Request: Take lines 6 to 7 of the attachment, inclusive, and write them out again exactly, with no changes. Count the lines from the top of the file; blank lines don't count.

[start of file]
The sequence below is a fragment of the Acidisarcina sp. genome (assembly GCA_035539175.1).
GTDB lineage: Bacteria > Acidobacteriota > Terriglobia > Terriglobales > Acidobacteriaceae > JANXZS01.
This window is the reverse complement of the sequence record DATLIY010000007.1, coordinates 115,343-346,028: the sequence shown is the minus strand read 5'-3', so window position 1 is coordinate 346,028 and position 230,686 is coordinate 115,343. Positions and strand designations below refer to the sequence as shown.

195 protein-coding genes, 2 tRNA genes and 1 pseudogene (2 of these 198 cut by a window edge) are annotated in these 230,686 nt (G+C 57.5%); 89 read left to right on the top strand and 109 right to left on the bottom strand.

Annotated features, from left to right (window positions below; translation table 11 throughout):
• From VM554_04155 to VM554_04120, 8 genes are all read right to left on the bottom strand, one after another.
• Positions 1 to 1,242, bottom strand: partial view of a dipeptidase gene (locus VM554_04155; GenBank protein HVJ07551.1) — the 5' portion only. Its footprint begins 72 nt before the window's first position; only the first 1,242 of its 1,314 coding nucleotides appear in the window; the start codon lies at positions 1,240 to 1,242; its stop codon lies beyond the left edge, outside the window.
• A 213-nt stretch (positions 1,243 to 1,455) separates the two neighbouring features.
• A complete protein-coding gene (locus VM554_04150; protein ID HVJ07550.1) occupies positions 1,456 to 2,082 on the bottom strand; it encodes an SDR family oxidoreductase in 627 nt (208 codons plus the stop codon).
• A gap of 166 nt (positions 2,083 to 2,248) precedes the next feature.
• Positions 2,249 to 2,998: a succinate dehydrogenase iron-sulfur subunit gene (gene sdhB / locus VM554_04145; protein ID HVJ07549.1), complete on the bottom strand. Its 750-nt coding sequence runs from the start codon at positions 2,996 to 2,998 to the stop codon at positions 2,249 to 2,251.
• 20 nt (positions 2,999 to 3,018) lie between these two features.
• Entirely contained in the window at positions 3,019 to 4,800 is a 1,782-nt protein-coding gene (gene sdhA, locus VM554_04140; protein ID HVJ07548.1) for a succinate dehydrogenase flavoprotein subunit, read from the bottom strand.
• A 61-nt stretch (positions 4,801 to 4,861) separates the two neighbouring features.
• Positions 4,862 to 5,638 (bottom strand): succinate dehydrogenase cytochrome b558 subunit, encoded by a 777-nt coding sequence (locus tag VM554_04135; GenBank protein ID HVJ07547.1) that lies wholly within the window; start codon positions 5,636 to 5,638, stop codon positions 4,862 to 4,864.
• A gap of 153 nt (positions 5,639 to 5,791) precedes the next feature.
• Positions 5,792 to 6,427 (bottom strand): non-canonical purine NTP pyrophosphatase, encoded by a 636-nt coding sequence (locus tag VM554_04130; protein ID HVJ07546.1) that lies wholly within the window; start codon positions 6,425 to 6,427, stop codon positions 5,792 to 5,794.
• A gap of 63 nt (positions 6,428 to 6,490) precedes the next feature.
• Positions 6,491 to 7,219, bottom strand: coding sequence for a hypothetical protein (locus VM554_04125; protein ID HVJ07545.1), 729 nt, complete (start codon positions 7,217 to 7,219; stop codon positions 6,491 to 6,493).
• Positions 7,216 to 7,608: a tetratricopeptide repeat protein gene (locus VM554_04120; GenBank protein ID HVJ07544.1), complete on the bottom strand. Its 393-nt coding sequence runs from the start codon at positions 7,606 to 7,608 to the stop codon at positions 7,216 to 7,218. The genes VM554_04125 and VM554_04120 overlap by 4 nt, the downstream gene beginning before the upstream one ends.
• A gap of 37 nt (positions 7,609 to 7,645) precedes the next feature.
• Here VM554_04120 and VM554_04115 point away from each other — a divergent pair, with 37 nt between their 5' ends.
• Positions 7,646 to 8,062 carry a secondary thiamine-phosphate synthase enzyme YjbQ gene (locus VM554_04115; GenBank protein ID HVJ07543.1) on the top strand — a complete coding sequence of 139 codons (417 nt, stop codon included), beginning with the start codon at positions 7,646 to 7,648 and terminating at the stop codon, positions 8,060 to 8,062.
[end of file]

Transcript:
• From VM554_04155 to VM554_04120, 8 genes are all read right to left on the bottom strand, one after another.
• Positions 1 to 1,242, bottom strand: partial view of a dipeptidase gene (locus VM554_04155; GenBank protein HVJ07551.1) — the 5' portion only. Its footprint begins 72 nt before the window's first position; only the first 1,242 of its 1,314 coding nucleotides appear in the window; the start codon lies at positions 1,240 to 1,242; its stop codon lies beyond the left edge, outside the window.